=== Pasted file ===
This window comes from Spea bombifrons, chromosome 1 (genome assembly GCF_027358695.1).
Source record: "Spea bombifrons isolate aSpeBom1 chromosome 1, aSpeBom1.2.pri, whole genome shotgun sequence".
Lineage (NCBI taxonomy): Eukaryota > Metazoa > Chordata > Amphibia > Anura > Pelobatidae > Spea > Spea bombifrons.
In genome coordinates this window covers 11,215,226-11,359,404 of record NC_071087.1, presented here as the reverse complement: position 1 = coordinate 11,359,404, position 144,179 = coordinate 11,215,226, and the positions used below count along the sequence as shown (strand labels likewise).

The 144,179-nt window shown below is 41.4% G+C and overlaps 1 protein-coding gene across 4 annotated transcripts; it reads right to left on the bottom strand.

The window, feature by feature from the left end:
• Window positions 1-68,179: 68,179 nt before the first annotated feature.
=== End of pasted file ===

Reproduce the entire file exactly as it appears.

This window comes from Spea bombifrons, chromosome 1 (genome assembly GCF_027358695.1).
Source record: "Spea bombifrons isolate aSpeBom1 chromosome 1, aSpeBom1.2.pri, whole genome shotgun sequence".
Lineage (NCBI taxonomy): Eukaryota > Metazoa > Chordata > Amphibia > Anura > Pelobatidae > Spea > Spea bombifrons.
In genome coordinates this window covers 11,215,226-11,359,404 of record NC_071087.1, presented here as the reverse complement: position 1 = coordinate 11,359,404, position 144,179 = coordinate 11,215,226, and the positions used below count along the sequence as shown (strand labels likewise).

The 144,179-nt window shown below is 41.4% G+C and overlaps 1 protein-coding gene across 4 annotated transcripts; it reads right to left on the bottom strand.

The window, feature by feature from the left end:
• Window positions 1-68,179: 68,179 nt before the first annotated feature.